A couple weeks ago as I was ‘in the zone’ typing away on a blog post while at the coffeeshop, I noticed myself becoming annoyed. Many of you know I spend 3+ hours at the coffeeshop most weeks, and when someone does this, you tend to see some of the same people. The person who was ‘causing’ my annoyance is someone who is consistently at the shop more often even than the baristas. Let’s call him Mitch, because I don’t want to call him ‘that guy.’
Mitch was talking to someone less than 10 feet from me, and even though I had my headphones on, I heard bits of his conversation. It’s a coffeeshop not a library, I don’t have an expectation of quiet, but a combo of content, volume, and proximity was getting on my nerves. Even though Mitch is almost always around, and I have seen him strike up a conversation with many folks, I’ve never paid much attention to him other than to know he was there.
But on that day, I was very much noticing Mitch and I wanted him to go away, I wanted to call him names, or make him wrong for the volume and/or content of his conversation. (and really, on the topic of conversations that push my buttons, this was a 3 maybe on a scale of 1-10)
To recap: Mitch was annoying me, I was aware of my annoyance and even the scripts of making him wrong that I was playing, and that it wasn’t his fault.
Then I over hear: ‘Yeah, I want to get all my books published by my 50th birthday that is coming up on October 18th.”
At which point I had a big laugh at myself because Mitch and I share our birthday.
Even though I knew I was being unfair to Mitch before that, it was that moment when I was reminded with big neon lights that Mitch and I have something in common.
Not that being born on October 18th makes you instantly awesome, I do know some amazing folks who share that birthday, but we also share it with Lee Harvey Oswald (and it’s Alaska Day). I didn’t think I needed to be instant friends with Mitch, but it was funny to me (in that oops I now have more awareness way) to have that humanizing moment. I know something about Mitch now, and I even have it in common with him, he is less the Other.
‘The Other’ is a term that has exploded recently in articles and thought pieces in the wake of the heightened awareness of the constant stream of assaults to human and civil rights.
I first came across the term when I was in college in a theatre class about staging gender. The other, or othering is seeing/labeling someone as different or opposite from you and thereby classifying them as less than or on the margins of society.
This is a social construct that has been ingrained in our world, and so is something we have all done either consciously or unconsciously. But it is also something that we get to call out for healing and transcending. Because when I decide that Mitch is an inconsiderate flake who doesn’t know how to behave properly, I have made him an adversary. I am aware enough to know what was happening as it was happening and not escalate to saying anything to Mitch.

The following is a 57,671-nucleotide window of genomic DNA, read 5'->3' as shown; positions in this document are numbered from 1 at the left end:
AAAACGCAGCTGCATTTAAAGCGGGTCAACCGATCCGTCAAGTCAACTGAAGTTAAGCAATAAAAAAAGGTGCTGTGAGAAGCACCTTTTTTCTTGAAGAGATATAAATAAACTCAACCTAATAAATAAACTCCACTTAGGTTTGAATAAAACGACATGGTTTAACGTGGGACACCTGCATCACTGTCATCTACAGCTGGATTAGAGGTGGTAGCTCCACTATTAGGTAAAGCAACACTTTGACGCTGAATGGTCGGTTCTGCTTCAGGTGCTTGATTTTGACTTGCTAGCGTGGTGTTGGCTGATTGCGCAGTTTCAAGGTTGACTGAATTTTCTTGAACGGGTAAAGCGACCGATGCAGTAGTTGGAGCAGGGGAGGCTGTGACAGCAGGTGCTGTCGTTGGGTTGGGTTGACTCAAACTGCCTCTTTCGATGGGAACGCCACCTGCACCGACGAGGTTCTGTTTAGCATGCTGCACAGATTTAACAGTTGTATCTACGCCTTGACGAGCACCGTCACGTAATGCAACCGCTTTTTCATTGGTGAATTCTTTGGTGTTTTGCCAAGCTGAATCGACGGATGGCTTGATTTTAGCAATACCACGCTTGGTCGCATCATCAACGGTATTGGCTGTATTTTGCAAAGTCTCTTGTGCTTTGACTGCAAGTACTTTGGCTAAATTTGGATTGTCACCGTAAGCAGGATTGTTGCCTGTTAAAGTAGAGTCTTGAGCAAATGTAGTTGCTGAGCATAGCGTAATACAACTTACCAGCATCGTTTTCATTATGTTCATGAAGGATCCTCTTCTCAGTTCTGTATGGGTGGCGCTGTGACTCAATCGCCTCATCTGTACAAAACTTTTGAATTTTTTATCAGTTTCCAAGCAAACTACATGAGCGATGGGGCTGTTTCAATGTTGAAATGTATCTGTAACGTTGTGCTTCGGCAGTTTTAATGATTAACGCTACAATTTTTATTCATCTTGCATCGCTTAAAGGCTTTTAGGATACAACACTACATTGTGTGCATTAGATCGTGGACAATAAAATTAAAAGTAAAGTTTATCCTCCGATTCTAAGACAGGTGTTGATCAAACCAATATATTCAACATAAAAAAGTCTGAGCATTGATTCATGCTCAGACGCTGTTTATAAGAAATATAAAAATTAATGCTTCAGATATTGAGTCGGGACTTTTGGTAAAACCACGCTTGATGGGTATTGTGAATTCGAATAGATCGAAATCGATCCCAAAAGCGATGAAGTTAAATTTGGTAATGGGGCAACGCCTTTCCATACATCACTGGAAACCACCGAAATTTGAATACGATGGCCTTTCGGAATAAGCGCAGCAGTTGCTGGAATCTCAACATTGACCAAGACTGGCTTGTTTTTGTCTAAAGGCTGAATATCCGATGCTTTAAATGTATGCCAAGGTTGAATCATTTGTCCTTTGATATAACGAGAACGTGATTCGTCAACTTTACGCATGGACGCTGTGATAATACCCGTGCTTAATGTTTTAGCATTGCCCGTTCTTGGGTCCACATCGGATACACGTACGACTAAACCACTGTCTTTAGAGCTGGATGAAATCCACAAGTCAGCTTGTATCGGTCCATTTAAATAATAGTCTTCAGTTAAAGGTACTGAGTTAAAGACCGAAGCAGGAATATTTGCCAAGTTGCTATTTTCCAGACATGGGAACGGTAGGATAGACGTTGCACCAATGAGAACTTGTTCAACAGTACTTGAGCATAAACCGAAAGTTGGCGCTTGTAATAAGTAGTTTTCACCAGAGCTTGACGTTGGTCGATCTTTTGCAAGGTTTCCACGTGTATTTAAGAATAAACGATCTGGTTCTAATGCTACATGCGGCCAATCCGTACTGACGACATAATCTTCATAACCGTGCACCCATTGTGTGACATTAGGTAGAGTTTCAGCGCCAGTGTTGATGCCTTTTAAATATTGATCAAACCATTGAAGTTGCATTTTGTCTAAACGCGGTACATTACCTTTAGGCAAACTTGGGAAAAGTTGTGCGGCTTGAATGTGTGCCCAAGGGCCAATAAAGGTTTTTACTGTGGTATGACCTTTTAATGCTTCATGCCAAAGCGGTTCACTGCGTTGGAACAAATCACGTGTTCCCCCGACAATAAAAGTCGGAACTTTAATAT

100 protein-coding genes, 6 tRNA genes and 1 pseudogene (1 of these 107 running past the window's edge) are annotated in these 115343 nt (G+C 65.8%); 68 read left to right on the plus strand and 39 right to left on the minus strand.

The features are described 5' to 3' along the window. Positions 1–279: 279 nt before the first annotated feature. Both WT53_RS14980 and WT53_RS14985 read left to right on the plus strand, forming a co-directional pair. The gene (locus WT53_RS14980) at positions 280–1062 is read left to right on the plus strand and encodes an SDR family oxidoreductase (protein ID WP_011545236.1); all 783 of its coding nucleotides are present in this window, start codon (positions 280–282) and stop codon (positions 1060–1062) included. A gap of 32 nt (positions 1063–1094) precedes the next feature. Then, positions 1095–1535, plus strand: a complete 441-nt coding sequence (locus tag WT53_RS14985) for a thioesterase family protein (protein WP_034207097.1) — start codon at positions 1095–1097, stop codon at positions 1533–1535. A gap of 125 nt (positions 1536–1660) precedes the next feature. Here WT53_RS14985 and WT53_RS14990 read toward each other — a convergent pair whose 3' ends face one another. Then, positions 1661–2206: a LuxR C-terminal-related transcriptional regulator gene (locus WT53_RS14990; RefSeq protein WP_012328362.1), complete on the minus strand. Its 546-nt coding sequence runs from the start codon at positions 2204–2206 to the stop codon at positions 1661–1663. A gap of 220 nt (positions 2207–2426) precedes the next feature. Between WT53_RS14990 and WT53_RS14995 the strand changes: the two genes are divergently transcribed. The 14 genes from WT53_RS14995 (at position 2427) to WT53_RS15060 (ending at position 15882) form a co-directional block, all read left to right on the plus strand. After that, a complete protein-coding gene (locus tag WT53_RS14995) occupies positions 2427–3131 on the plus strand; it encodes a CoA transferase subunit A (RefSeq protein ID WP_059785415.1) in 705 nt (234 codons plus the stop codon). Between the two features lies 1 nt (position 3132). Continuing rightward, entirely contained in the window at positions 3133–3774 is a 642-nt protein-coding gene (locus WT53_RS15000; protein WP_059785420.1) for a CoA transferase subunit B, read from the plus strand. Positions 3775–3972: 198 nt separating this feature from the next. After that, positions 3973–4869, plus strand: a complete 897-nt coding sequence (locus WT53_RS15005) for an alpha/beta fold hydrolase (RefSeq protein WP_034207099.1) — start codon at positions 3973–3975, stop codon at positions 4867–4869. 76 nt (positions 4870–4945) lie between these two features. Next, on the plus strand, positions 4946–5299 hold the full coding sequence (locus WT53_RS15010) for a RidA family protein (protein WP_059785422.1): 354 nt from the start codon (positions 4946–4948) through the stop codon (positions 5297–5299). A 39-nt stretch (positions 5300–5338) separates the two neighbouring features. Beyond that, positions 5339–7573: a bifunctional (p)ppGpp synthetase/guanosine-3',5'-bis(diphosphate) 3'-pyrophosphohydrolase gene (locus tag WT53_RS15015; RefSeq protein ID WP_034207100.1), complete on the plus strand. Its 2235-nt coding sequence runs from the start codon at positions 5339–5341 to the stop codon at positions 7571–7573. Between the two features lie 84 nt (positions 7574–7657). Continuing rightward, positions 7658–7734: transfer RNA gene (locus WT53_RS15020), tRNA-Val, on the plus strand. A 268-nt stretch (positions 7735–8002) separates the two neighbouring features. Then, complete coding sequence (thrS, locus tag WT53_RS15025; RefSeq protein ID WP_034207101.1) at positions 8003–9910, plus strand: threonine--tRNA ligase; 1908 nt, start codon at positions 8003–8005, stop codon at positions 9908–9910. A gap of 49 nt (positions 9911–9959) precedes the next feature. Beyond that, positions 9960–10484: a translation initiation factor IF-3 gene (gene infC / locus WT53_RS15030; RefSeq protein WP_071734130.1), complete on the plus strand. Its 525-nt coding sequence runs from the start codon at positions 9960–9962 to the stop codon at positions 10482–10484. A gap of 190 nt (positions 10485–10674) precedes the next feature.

But what if I wasn’t? What if I didn’t know that he and I had something in common beyond a tendency to hang out at Kaladi’s Coffee? What if I got myself all steamed up and then said something nasty? What if I went on a tirade and got all my friends riled up about what a so-and-so Mitch and people like him are?
It would be rather silly to do that over a non-encounter at the coffeeshop right? But othering shows up in big and little ways. The little ones create a fertile field for the big ones to take hold. The big issues we face as a community, nation, and world (many that end in ism or phobia) come back to the willingness as a community or individual to put someone else in the ‘other’ category making them not as worthy of acceptance, love, resources, and safety.
What if we all decided everyone was worthy and entitled to a safe home, enough food, adequate health care, and freedom from persecution for being who they are? What if all the barriers that we have constructed to ‘protect’ ourselves and keep others out came down and we realized that we are all sisters and brothers, more alike than we will ever be different? We saw this happen for a moment in Houston, where folks from all walks helped folks from all walks. This happens pretty much every time there is some kind of disaster, and yet we forget.
I behold the Christ in you,
Here the life of God I see;
This is the antidote of othering, to the isims and phobias, it is simply to see and know that you are an expression of God just as you are, and so is everyone else. Simple in concept, more difficult in practice.
Practice we must, become more aware we must. Do more beholding the Christ/God/Spirit in others and less seeing them as other. Make a decision to not allow prejudice safe harbor in your heart and mind, and then keep making the decision.
I will continue to explore these themes in blogs, sermons, and activities. In the meantime, do what you can and then do some more. Practice, practice, practice.
I behold the Christ in YOU (and Mitch)
PS Yes, I know there are plenty of more things I could have covered, but this is already long enough. The conversation is far from over.